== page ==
Screech Owls New Diggs, up in the Bombax Tree.

Screech Owls New Diggs

The Backyard Universe is truly a hub of activity lately…   every evening the mockingbirds are giving the little Screech Owls a difficult time when they make their appearance known.  You can’t miss the disturbed calls of the mockingbirds and the hisses of the Screech owls.  It was at this latest activity that I decided to read online about Screech Owl Boxes.  They had a nest last year in an old palm snag however that snag fell over this year.  After doing some research I ran across a website for the Treasure Coast Wildlife Center located in Palm City Florida.  They actually had a .PDF file with information about Screech owls AND how to build nesting boxes for them.  It just happens that the boxes for the Screech Owls can also be used by the American Kestrel.  Click here for the Download .PDF link to make your own Screech Owl Nesting Box.

We placed our box up onto a Bombax  (African Floss) Tree, part of a stand of them that is along the back of our half acre.  Now we watch and wait to see if the box is noticed and who takes interest!  The box took only a couple hours to make and cost us $13.00 in pine.  It will weather over time.  Please be sure to follow the directions of the .PDF, don’t paint the box.  Now when I go outside I have yet another possible source of activity to keep an eye on.   We have raised other clusters of Screech Owls here, watched them grown up…  I hope you will consider placing a box in your neighborhood backyard.   A big thank you to the Treasure Coast Wildlife Center for making the easy to follow directions available.  Check out their website!     AND be sure to visit my new Photo Blog called Metta Nature Photography  Click on the images there for full page views of everything else *outside* of my  BackyardUniverse coverage.    

Eastern Screech Owl

Image of an Eastern Screech Owl sitting on a stump in the BackyardUniverse.   

The Backyard Universe is all a Buzzzzz!

I spent most of my day, once it warmed up and the grass dried off, outside working on the half acre.  I watered the little garden, checked the plants for “pests” to re-locate, watered around the labyrinth then decided to clean out and re-fill the Hummingbird feeders.  On walking past our next-to-last declining citrus tree in the yard, a Citrus Greening victim, I noticed pollinators busy at their jobs.  There were the usual bees and various wasps, and then I saw a beautiful little Red Banded Hairstreak butterfly.  (I knew by the shape  it was some kind of a little Hairstreak.)  Hairstreaks are a common butterfly in South West Florida but they are rather small (compare to the bee) and easily missed if you don’t really take the time to LOOK for them on your flowering plants or trees:

02-03-13 Red Banded Hairstreak Bee3Best

Look at the beautiful orange on the wings.. the eye spots and what looks like an M on the hind wing.  If you’ve never watched a Hairstreak before,  try it!   You’ll notice they do some interesting things with their back hind wings.  For one thing, they are usually in motion, being rubbed together much like we’d rub our hands together.  GO ahead, try it!   Now take a much closer look at the picture and you’ll see the hind wings have little “tufts” looking outgrowths on them that stick up.  These will also wiggle around.  Now combine the wiggling tufts on the wings and the wings rubbing together with that big black eye spot and a predator just might think it’s looking at the front end of the butterfly instead of the back end!   Allot of times Hairstreaks will be missing part of their lower wings because this worked so well.  Hairstreaks don’t move around so fast when they have a good source of nectar.  I’ve noticed they like to hang around the area and take it easy usually resting on the blooms like this.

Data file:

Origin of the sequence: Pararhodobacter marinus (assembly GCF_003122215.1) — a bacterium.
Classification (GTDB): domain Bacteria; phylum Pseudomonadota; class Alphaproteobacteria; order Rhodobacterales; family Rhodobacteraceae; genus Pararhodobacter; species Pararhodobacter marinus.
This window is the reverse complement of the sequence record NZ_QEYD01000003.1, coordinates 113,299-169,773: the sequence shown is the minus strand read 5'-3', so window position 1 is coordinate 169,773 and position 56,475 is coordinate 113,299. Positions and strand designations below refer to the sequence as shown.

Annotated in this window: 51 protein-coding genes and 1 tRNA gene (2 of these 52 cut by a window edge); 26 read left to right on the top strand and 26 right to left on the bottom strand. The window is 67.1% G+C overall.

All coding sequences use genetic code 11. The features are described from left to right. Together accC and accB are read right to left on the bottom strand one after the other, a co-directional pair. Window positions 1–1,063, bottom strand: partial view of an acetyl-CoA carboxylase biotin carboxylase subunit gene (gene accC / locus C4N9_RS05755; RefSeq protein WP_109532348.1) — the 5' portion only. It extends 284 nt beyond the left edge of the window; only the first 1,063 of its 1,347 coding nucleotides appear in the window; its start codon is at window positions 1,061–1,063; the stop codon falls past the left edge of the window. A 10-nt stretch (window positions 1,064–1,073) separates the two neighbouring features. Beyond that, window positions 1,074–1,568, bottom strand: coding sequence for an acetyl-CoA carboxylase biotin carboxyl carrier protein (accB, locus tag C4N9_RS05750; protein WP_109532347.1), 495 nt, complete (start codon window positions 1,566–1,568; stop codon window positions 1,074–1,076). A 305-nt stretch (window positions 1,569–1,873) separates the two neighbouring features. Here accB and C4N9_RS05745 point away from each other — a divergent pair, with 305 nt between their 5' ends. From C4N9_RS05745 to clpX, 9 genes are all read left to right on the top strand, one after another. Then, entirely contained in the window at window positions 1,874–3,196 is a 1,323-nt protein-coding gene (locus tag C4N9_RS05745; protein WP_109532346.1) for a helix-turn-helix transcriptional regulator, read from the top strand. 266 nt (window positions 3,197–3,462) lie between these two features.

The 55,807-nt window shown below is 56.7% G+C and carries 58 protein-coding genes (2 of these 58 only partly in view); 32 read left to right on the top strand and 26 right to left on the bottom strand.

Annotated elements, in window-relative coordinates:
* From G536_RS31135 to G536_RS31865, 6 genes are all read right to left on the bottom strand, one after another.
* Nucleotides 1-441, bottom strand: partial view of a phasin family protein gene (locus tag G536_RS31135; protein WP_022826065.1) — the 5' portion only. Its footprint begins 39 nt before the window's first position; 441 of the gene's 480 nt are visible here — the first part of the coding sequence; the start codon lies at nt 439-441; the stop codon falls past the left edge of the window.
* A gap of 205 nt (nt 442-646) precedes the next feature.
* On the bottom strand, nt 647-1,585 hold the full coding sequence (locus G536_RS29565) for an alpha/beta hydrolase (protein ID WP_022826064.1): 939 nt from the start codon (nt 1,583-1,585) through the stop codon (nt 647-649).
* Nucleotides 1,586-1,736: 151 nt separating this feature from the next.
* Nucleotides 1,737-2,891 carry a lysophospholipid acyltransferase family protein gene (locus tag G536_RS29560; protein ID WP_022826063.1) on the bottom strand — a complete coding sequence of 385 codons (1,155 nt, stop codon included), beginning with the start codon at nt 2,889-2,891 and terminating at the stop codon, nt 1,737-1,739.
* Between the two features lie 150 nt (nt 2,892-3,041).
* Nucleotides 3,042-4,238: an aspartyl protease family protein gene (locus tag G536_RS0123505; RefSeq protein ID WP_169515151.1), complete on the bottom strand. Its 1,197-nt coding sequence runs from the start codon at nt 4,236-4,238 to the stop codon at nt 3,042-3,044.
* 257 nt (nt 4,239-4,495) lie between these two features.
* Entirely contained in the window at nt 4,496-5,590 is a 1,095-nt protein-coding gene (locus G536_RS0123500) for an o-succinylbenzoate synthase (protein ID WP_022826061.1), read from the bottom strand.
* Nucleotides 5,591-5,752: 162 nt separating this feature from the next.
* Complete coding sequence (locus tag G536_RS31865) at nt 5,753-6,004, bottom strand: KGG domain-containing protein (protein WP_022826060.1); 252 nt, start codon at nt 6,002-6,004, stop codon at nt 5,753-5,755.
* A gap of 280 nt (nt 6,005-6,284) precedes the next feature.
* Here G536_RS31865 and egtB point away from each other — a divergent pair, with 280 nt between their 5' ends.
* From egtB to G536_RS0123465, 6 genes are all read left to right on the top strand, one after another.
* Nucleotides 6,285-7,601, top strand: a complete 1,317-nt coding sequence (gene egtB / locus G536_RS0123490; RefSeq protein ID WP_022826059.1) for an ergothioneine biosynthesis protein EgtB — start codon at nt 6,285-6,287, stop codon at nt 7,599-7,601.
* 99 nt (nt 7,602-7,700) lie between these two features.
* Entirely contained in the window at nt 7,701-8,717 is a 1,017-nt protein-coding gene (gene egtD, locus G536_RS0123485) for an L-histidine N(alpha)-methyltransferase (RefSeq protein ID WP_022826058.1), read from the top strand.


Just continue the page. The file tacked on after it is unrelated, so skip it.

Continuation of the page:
If you have a yard with some citrus in it consider watching and exploring there for Hairstreaks as well as other cool insects like this beautiful  Paper Wasp.



02-03-131 PaperWasp

Look at his coloration what does it tell you?  There’s lots of hot colors there red, oranges, yellows and black in bold arrangements of color.  The colors say “Keep Back”  “Stay Away” “Leave me alone” or I might hurt you to protect myself.  That’s a fair warning!   So just stand back and watch him in the tree or bush and see what he does.  Why is he on the leaf?  Is he getting pollen or hunting for worms?  If we take time to explore and listen, and question – and do a little research later, there’s allot we can learn. 

Insects truly do receive a bad rap for “intruding” upon “our lifestyles” when  in fact, they are just minding their own business!  Outside even!  Whether it is an ant patrolling a counter or a wasp outside in a tree, or a spider in a web a most common thought is Ewwww!   followed by trying to figure out the best way to dispose of it and that is really a shame for we are all part of this same living, macro organism called Earth.  The outdoors are an amazing place to explore with your family or by yourself so go outside and see what you can find.  There are beautiful creatures and plants to see and explore right outside your home.